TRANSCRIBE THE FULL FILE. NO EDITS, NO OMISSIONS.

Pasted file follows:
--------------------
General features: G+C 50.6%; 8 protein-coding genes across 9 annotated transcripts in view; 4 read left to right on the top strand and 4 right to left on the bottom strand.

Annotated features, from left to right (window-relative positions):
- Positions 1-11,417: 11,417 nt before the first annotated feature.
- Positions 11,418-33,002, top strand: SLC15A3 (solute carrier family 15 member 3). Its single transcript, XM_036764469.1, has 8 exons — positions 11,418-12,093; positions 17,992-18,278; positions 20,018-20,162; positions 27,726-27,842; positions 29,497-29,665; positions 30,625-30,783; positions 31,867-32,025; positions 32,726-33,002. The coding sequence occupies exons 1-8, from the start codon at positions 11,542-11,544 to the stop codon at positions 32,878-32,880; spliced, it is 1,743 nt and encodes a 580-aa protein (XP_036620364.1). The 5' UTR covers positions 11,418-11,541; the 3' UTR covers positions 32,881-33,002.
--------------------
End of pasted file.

General features: G+C 50.6%; 8 protein-coding genes across 9 annotated transcripts in view; 4 read left to right on the top strand and 4 right to left on the bottom strand.

Annotated features, from left to right (window-relative positions):
- Positions 1-11,417: 11,417 nt before the first annotated feature.
- Positions 11,418-33,002, top strand: SLC15A3 (solute carrier family 15 member 3). Its single transcript, XM_036764469.1, has 8 exons — positions 11,418-12,093; positions 17,992-18,278; positions 20,018-20,162; positions 27,726-27,842; positions 29,497-29,665; positions 30,625-30,783; positions 31,867-32,025; positions 32,726-33,002. The coding sequence occupies exons 1-8, from the start codon at positions 11,542-11,544 to the stop codon at positions 32,878-32,880; spliced, it is 1,743 nt and encodes a 580-aa protein (XP_036620364.1). The 5' UTR covers positions 11,418-11,541; the 3' UTR covers positions 32,881-33,002.